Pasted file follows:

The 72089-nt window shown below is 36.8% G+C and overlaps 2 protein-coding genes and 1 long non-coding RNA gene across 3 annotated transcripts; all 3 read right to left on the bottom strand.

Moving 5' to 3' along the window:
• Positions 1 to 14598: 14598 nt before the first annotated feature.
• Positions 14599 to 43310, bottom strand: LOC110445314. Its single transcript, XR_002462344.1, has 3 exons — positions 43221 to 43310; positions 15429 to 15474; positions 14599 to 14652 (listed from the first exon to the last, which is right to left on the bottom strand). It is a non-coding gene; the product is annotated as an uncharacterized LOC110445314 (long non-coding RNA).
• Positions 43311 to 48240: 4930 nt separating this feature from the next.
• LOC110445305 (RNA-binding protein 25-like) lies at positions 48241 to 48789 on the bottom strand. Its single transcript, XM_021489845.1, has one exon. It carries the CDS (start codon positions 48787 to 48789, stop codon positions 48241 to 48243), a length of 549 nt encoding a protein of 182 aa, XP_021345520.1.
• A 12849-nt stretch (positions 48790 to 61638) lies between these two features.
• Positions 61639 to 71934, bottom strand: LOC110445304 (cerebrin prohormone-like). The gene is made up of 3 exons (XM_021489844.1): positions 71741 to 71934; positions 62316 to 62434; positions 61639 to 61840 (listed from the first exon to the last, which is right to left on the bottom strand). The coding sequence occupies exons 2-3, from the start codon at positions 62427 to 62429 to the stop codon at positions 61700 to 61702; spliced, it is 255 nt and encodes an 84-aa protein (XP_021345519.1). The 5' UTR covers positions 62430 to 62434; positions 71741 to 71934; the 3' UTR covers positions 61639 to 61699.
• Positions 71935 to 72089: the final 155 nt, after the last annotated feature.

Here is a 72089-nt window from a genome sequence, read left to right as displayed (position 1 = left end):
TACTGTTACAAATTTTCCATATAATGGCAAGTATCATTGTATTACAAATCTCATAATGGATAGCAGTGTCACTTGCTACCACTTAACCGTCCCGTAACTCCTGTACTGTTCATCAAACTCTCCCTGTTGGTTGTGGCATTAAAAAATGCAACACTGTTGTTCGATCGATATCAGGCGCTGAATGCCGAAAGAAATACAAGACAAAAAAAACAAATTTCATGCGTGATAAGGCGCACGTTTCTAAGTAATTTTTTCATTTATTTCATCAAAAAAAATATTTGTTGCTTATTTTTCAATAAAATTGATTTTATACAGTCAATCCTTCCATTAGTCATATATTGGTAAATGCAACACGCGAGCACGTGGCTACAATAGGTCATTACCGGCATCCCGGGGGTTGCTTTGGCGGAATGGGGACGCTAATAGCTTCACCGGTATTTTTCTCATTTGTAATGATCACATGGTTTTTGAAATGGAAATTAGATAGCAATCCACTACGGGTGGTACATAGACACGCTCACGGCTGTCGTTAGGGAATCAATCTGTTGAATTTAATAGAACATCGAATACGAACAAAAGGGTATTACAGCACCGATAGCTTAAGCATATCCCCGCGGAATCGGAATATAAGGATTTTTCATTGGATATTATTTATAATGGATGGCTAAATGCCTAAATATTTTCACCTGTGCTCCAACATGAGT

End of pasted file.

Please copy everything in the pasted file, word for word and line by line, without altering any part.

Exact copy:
The 72089-nt window shown below is 36.8% G+C and overlaps 2 protein-coding genes and 1 long non-coding RNA gene across 3 annotated transcripts; all 3 read right to left on the bottom strand.

Moving 5' to 3' along the window:
• Positions 1 to 14598: 14598 nt before the first annotated feature.
• Positions 14599 to 43310, bottom strand: LOC110445314. Its single transcript, XR_002462344.1, has 3 exons — positions 43221 to 43310; positions 15429 to 15474; positions 14599 to 14652 (listed from the first exon to the last, which is right to left on the bottom strand). It is a non-coding gene; the product is annotated as an uncharacterized LOC110445314 (long non-coding RNA).
• Positions 43311 to 48240: 4930 nt separating this feature from the next.
• LOC110445305 (RNA-binding protein 25-like) lies at positions 48241 to 48789 on the bottom strand. Its single transcript, XM_021489845.1, has one exon. It carries the CDS (start codon positions 48787 to 48789, stop codon positions 48241 to 48243), a length of 549 nt encoding a protein of 182 aa, XP_021345520.1.
• A 12849-nt stretch (positions 48790 to 61638) lies between these two features.
• Positions 61639 to 71934, bottom strand: LOC110445304 (cerebrin prohormone-like). The gene is made up of 3 exons (XM_021489844.1): positions 71741 to 71934; positions 62316 to 62434; positions 61639 to 61840 (listed from the first exon to the last, which is right to left on the bottom strand). The coding sequence occupies exons 2-3, from the start codon at positions 62427 to 62429 to the stop codon at positions 61700 to 61702; spliced, it is 255 nt and encodes an 84-aa protein (XP_021345519.1). The 5' UTR covers positions 62430 to 62434; positions 71741 to 71934; the 3' UTR covers positions 61639 to 61699.
• Positions 71935 to 72089: the final 155 nt, after the last annotated feature.

Here is a 72089-nt window from a genome sequence, read left to right as displayed (position 1 = left end):
TACTGTTACAAATTTTCCATATAATGGCAAGTATCATTGTATTACAAATCTCATAATGGATAGCAGTGTCACTTGCTACCACTTAACCGTCCCGTAACTCCTGTACTGTTCATCAAACTCTCCCTGTTGGTTGTGGCATTAAAAAATGCAACACTGTTGTTCGATCGATATCAGGCGCTGAATGCCGAAAGAAATACAAGACAAAAAAAACAAATTTCATGCGTGATAAGGCGCACGTTTCTAAGTAATTTTTTCATTTATTTCATCAAAAAAAATATTTGTTGCTTATTTTTCAATAAAATTGATTTTATACAGTCAATCCTTCCATTAGTCATATATTGGTAAATGCAACACGCGAGCACGTGGCTACAATAGGTCATTACCGGCATCCCGGGGGTTGCTTTGGCGGAATGGGGACGCTAATAGCTTCACCGGTATTTTTCTCATTTGTAATGATCACATGGTTTTTGAAATGGAAATTAGATAGCAATCCACTACGGGTGGTACATAGACACGCTCACGGCTGTCGTTAGGGAATCAATCTGTTGAATTTAATAGAACATCGAATACGAACAAAAGGGTATTACAGCACCGATAGCTTAAGCATATCCCCGCGGAATCGGAATATAAGGATTTTTCATTGGATATTATTTATAATGGATGGCTAAATGCCTAAATATTTTCACCTGTGCTCCAACATGAGT